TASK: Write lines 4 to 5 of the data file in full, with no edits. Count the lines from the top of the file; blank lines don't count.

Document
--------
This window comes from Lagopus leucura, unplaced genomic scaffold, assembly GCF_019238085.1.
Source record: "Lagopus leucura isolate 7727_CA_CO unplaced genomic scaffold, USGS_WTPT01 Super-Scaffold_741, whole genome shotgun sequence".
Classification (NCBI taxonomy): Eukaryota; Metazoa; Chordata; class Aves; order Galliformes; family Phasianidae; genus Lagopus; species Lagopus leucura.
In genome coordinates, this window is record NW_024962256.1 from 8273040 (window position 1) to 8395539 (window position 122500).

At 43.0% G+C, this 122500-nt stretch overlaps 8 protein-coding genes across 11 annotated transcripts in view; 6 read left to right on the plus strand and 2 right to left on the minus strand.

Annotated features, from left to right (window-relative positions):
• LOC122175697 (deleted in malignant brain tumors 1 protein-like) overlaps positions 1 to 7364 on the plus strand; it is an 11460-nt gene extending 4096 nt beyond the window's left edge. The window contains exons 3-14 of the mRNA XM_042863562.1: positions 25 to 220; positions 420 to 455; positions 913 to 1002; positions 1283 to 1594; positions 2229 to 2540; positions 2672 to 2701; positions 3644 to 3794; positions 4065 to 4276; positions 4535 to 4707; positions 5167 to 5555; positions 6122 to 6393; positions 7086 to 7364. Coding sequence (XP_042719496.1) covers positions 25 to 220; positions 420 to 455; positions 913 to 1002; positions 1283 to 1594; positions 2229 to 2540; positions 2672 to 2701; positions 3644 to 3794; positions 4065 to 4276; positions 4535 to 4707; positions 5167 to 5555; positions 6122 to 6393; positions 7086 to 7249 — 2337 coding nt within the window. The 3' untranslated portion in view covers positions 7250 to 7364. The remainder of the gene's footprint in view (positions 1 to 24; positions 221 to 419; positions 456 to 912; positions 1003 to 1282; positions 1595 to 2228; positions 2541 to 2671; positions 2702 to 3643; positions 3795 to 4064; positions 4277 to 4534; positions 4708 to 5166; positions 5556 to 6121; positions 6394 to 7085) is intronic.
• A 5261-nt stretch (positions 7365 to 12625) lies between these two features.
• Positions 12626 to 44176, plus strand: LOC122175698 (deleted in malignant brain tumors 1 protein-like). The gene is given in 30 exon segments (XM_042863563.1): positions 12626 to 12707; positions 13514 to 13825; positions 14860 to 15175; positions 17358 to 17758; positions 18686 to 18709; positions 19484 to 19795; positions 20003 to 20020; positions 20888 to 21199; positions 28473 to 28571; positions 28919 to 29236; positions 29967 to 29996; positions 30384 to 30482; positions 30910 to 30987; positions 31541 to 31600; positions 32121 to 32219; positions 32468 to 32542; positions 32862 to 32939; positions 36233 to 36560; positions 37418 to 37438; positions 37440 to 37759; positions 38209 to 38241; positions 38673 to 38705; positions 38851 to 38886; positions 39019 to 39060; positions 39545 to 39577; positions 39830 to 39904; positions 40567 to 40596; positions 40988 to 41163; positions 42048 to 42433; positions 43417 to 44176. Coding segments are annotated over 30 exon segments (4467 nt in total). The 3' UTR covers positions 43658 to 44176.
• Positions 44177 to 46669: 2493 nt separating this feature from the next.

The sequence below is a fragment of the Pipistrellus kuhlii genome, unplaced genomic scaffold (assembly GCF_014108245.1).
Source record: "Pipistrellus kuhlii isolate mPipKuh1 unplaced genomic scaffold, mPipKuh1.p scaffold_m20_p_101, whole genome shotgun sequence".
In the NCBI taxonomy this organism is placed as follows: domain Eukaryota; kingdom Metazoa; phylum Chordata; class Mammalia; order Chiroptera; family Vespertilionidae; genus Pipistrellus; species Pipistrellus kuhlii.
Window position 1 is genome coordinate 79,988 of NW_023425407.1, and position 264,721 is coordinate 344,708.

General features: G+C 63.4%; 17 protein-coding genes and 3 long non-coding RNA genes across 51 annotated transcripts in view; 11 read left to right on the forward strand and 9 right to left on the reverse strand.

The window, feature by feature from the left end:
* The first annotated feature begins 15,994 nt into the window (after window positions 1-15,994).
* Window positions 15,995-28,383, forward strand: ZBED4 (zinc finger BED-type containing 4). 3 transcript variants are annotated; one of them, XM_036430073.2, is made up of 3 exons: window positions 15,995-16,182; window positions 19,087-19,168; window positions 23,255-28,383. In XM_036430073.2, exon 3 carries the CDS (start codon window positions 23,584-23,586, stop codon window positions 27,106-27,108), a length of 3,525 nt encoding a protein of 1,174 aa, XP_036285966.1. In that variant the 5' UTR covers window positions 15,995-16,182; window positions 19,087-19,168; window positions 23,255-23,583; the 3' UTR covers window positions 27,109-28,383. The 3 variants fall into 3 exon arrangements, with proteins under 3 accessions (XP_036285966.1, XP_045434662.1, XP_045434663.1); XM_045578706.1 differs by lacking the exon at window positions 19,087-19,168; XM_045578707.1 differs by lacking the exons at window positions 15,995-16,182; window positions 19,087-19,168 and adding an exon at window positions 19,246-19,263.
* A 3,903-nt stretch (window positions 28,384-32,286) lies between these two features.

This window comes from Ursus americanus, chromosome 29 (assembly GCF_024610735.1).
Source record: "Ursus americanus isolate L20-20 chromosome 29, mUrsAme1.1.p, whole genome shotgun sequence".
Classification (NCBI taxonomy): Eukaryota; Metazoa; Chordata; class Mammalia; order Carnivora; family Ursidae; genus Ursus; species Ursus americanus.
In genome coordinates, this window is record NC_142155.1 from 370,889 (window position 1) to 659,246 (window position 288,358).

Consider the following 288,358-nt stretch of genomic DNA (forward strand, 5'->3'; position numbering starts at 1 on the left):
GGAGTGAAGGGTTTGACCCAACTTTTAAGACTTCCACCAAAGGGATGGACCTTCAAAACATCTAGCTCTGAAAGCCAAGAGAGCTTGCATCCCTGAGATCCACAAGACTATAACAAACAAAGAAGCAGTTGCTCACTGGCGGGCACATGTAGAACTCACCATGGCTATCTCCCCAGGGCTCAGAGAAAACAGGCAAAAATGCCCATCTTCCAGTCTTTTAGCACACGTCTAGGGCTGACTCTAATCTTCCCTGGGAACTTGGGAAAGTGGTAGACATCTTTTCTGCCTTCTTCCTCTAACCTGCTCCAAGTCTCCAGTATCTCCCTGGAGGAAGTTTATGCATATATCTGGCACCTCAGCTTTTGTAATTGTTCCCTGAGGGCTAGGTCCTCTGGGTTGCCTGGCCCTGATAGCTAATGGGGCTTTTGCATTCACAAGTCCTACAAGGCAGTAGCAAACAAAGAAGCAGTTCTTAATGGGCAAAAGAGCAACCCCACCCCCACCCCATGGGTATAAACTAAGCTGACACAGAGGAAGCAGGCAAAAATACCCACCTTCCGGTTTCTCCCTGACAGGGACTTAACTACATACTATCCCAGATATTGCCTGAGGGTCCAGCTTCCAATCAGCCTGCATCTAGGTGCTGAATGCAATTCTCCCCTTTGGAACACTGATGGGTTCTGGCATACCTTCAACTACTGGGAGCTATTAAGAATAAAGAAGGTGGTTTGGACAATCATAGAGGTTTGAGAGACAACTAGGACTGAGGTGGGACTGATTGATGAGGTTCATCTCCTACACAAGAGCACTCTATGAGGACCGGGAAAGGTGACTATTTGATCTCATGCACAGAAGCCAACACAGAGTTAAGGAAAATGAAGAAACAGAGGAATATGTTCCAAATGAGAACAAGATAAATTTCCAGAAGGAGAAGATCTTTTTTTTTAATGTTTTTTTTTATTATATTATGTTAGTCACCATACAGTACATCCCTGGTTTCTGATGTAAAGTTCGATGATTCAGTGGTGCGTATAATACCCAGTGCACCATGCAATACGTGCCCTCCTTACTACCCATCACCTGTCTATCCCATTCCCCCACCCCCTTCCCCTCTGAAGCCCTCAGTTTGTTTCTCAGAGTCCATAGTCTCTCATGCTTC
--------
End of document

In genome coordinates, this window is record NW_024962256.1 from 8273040 (window position 1) to 8395539 (window position 122500).

At 43.0% G+C, this 122500-nt stretch overlaps 8 protein-coding genes across 11 annotated transcripts in view; 6 read left to right on the plus strand and 2 right to left on the minus strand.